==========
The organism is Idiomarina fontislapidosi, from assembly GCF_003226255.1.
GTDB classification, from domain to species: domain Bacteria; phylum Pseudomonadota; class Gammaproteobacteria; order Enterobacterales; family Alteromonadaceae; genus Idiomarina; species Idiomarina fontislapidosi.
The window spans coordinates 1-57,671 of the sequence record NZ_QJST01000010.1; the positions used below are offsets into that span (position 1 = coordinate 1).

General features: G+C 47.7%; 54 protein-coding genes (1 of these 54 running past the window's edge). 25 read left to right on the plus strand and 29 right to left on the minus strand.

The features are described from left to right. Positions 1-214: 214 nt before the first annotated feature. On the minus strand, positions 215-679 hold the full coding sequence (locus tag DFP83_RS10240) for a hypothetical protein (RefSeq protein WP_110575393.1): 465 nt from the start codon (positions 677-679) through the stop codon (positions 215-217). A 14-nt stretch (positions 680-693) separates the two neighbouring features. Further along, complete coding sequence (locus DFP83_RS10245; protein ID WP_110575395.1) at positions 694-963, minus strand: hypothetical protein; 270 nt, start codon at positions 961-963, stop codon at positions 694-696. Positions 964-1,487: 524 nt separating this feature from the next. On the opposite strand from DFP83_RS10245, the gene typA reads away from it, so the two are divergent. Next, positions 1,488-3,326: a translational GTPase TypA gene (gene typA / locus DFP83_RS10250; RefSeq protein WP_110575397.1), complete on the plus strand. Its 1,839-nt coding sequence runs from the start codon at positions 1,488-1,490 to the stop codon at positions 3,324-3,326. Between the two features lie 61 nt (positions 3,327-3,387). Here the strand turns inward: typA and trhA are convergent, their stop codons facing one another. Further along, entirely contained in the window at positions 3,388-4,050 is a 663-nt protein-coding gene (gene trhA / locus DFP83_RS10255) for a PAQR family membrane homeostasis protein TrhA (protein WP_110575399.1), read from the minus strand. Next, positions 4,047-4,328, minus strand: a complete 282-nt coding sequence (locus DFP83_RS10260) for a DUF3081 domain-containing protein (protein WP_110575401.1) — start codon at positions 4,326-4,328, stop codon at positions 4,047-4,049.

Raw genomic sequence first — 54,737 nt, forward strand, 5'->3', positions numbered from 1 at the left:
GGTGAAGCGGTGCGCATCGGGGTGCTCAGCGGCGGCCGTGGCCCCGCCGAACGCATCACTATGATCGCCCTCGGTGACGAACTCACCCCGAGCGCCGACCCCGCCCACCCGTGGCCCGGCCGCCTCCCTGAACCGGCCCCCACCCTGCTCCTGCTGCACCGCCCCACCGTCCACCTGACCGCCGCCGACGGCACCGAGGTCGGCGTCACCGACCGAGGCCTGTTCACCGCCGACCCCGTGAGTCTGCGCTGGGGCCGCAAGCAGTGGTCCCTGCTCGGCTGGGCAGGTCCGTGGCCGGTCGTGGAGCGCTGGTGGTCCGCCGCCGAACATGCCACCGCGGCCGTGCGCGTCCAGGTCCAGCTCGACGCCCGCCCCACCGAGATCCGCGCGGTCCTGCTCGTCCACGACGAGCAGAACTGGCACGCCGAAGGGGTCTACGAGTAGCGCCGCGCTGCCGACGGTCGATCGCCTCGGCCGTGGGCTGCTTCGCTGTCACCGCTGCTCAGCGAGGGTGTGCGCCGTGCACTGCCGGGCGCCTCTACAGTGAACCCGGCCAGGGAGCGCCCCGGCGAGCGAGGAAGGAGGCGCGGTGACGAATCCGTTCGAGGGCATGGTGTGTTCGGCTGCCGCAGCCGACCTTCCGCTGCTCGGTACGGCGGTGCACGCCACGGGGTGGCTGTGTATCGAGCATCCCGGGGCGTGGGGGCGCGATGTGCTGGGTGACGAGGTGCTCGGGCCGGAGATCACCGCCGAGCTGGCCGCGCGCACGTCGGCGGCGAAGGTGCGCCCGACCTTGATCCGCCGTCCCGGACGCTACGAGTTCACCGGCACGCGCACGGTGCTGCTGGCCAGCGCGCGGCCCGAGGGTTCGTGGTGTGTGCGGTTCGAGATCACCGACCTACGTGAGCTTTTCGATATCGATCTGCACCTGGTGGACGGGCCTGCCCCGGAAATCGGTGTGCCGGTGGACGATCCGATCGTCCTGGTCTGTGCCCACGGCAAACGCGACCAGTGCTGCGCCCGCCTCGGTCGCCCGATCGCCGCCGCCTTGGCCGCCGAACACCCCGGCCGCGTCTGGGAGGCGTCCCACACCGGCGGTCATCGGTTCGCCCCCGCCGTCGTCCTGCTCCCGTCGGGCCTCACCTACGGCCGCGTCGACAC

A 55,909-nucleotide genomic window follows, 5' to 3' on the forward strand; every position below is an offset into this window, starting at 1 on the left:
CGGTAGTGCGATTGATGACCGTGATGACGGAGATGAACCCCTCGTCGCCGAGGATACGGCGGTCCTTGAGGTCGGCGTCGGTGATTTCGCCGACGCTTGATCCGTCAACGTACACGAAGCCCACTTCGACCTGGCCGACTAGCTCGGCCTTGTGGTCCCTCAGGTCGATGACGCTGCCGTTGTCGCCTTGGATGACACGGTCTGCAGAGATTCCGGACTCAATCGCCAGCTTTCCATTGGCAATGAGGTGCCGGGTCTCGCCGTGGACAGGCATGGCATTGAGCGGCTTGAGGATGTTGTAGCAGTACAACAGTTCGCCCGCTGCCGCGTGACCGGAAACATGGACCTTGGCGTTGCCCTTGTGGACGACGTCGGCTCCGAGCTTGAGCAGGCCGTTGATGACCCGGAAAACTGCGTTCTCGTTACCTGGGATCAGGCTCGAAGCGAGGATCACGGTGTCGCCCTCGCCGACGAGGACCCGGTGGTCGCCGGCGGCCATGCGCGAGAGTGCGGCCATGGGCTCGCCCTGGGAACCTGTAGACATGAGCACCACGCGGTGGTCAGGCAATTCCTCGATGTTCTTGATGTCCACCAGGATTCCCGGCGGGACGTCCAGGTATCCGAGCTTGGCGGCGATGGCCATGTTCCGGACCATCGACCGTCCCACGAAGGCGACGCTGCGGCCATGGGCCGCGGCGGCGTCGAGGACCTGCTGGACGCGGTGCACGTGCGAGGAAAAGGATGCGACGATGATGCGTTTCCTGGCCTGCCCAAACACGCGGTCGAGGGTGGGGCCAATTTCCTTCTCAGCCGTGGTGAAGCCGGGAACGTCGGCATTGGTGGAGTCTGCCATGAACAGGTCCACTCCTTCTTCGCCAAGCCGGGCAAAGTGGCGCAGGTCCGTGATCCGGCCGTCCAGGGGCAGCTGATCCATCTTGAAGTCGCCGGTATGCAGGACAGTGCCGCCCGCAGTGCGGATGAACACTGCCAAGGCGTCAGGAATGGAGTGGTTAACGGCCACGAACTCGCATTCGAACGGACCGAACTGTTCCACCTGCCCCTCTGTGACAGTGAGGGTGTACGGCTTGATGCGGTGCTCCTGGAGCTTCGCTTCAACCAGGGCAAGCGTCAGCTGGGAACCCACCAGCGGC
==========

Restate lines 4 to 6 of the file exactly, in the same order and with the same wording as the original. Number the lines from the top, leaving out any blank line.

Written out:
General features: G+C 47.7%; 54 protein-coding genes (1 of these 54 running past the window's edge). 25 read left to right on the plus strand and 29 right to left on the minus strand.

The features are described from left to right. Positions 1-214: 214 nt before the first annotated feature. On the minus strand, positions 215-679 hold the full coding sequence (locus tag DFP83_RS10240) for a hypothetical protein (RefSeq protein WP_110575393.1): 465 nt from the start codon (positions 677-679) through the stop codon (positions 215-217). A 14-nt stretch (positions 680-693) separates the two neighbouring features. Further along, complete coding sequence (locus DFP83_RS10245; protein ID WP_110575395.1) at positions 694-963, minus strand: hypothetical protein; 270 nt, start codon at positions 961-963, stop codon at positions 694-696. Positions 964-1,487: 524 nt separating this feature from the next. On the opposite strand from DFP83_RS10245, the gene typA reads away from it, so the two are divergent. Next, positions 1,488-3,326: a translational GTPase TypA gene (gene typA / locus DFP83_RS10250; RefSeq protein WP_110575397.1), complete on the plus strand. Its 1,839-nt coding sequence runs from the start codon at positions 1,488-1,490 to the stop codon at positions 3,324-3,326. Between the two features lie 61 nt (positions 3,327-3,387). Here the strand turns inward: typA and trhA are convergent, their stop codons facing one another. Further along, entirely contained in the window at positions 3,388-4,050 is a 663-nt protein-coding gene (gene trhA / locus DFP83_RS10255) for a PAQR family membrane homeostasis protein TrhA (protein WP_110575399.1), read from the minus strand. Next, positions 4,047-4,328, minus strand: a complete 282-nt coding sequence (locus DFP83_RS10260) for a DUF3081 domain-containing protein (protein WP_110575401.1) — start codon at positions 4,326-4,328, stop codon at positions 4,047-4,049.

Raw genomic sequence first — 54,737 nt, forward strand, 5'->3', positions numbered from 1 at the left: